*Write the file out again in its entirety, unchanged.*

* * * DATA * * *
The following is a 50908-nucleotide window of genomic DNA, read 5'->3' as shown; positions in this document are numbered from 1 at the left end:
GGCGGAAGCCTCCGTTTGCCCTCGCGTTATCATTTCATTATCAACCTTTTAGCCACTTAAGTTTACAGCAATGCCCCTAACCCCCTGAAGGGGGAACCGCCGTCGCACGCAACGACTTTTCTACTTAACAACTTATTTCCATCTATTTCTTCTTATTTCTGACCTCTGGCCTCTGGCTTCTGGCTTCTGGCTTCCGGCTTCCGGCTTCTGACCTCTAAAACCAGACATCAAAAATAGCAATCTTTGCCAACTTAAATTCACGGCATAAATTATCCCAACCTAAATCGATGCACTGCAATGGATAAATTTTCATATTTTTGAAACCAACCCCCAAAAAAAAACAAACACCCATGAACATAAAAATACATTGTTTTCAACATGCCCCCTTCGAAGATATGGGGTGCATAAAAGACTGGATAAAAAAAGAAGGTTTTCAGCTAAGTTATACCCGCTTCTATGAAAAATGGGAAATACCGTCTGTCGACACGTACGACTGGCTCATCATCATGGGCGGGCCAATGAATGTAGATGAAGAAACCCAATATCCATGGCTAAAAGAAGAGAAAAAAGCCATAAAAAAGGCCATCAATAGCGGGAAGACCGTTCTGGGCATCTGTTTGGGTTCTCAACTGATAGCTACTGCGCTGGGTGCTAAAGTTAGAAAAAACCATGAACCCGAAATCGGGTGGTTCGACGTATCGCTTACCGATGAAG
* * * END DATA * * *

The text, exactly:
The following is a 50908-nucleotide window of genomic DNA, read 5'->3' as shown; positions in this document are numbered from 1 at the left end:
GGCGGAAGCCTCCGTTTGCCCTCGCGTTATCATTTCATTATCAACCTTTTAGCCACTTAAGTTTACAGCAATGCCCCTAACCCCCTGAAGGGGGAACCGCCGTCGCACGCAACGACTTTTCTACTTAACAACTTATTTCCATCTATTTCTTCTTATTTCTGACCTCTGGCCTCTGGCTTCTGGCTTCTGGCTTCCGGCTTCCGGCTTCTGACCTCTAAAACCAGACATCAAAAATAGCAATCTTTGCCAACTTAAATTCACGGCATAAATTATCCCAACCTAAATCGATGCACTGCAATGGATAAATTTTCATATTTTTGAAACCAACCCCCAAAAAAAAACAAACACCCATGAACATAAAAATACATTGTTTTCAACATGCCCCCTTCGAAGATATGGGGTGCATAAAAGACTGGATAAAAAAAGAAGGTTTTCAGCTAAGTTATACCCGCTTCTATGAAAAATGGGAAATACCGTCTGTCGACACGTACGACTGGCTCATCATCATGGGCGGGCCAATGAATGTAGATGAAGAAACCCAATATCCATGGCTAAAAGAAGAGAAAAAAGCCATAAAAAAGGCCATCAATAGCGGGAAGACCGTTCTGGGCATCTGTTTGGGTTCTCAACTGATAGCTACTGCGCTGGGTGCTAAAGTTAGAAAAAACCATGAACCCGAAATCGGGTGGTTCGACGTATCGCTTACCGATGAAG